/// Radical Camera Lets You Pick What’s Blurry And What’s Not

February 29, 2012  |  All Things Digital


The consumer point-and-shoot camera has just been reinvented—not tweaked, or remodeled, but actually re-thought from top to bottom. A Silicon Valley start-up called Lytro is shipping this week a camera that looks like no other and actually lets you focus or refocus your pictures on a computer after you take them. [ See post to watch video ] Not only that, but the company is promising that pictures you take with the camera today will be able to be manipulated after the fact in additional ways in coming months. For instance, you’ll be able to snap into focus everything at once, regardless of depth. Or change the perspective from which the picture is seen, and switch a photo back and forth between 2-D and 3-D. That’s why it calls the images “living pictures.” This $399 camera, also called Lytro, can do all this because it is a so-called light-field camera, which is based on a different technology from traditional digital cameras. In simple terms, it uses a modified sensor, plus proprietary software, to capture and process more, and different, information about the light hitting its lens than other cameras do. This includes the direction of light rays. The result is a richer picture file that software, on the camera and on a computer, can use to manipulate images in new ways. Lytro doesn’t even classify its camera by the familiar megapixel measure. Instead, the company says it has a resolution of 11 megarays—in other words, it can capture 11 million light rays. The Lytro can focus or refocus pictures after they’re taken. Just as the technology is very different, so is the camera itself. It looks sort of like a short, square, pocket-size telescope, with a nonprotruding 8X zoom lens on one end and a touch-screen viewfinder on the other. It has only two buttons and a zoom slider.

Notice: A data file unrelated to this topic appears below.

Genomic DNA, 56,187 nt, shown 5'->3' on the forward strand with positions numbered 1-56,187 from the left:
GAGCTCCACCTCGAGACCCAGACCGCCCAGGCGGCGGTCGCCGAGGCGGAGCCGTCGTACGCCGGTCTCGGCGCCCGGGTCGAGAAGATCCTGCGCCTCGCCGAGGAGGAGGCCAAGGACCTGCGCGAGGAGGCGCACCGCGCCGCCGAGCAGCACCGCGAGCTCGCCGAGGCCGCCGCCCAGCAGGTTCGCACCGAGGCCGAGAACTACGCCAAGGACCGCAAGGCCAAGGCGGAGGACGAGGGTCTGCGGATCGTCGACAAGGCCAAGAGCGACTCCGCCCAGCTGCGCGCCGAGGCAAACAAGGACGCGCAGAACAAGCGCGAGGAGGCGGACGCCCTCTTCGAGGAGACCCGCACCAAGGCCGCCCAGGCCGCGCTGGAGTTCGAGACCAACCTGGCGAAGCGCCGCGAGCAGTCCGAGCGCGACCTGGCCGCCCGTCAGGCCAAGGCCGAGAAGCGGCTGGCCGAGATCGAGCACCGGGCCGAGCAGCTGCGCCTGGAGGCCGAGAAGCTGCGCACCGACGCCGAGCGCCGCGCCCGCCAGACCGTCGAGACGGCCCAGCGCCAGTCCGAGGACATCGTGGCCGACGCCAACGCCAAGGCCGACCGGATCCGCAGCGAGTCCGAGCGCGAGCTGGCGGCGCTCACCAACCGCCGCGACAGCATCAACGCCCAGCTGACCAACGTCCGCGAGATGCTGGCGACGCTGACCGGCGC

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Radical Camera Lets You Pick What’s Blurry And What’s Not


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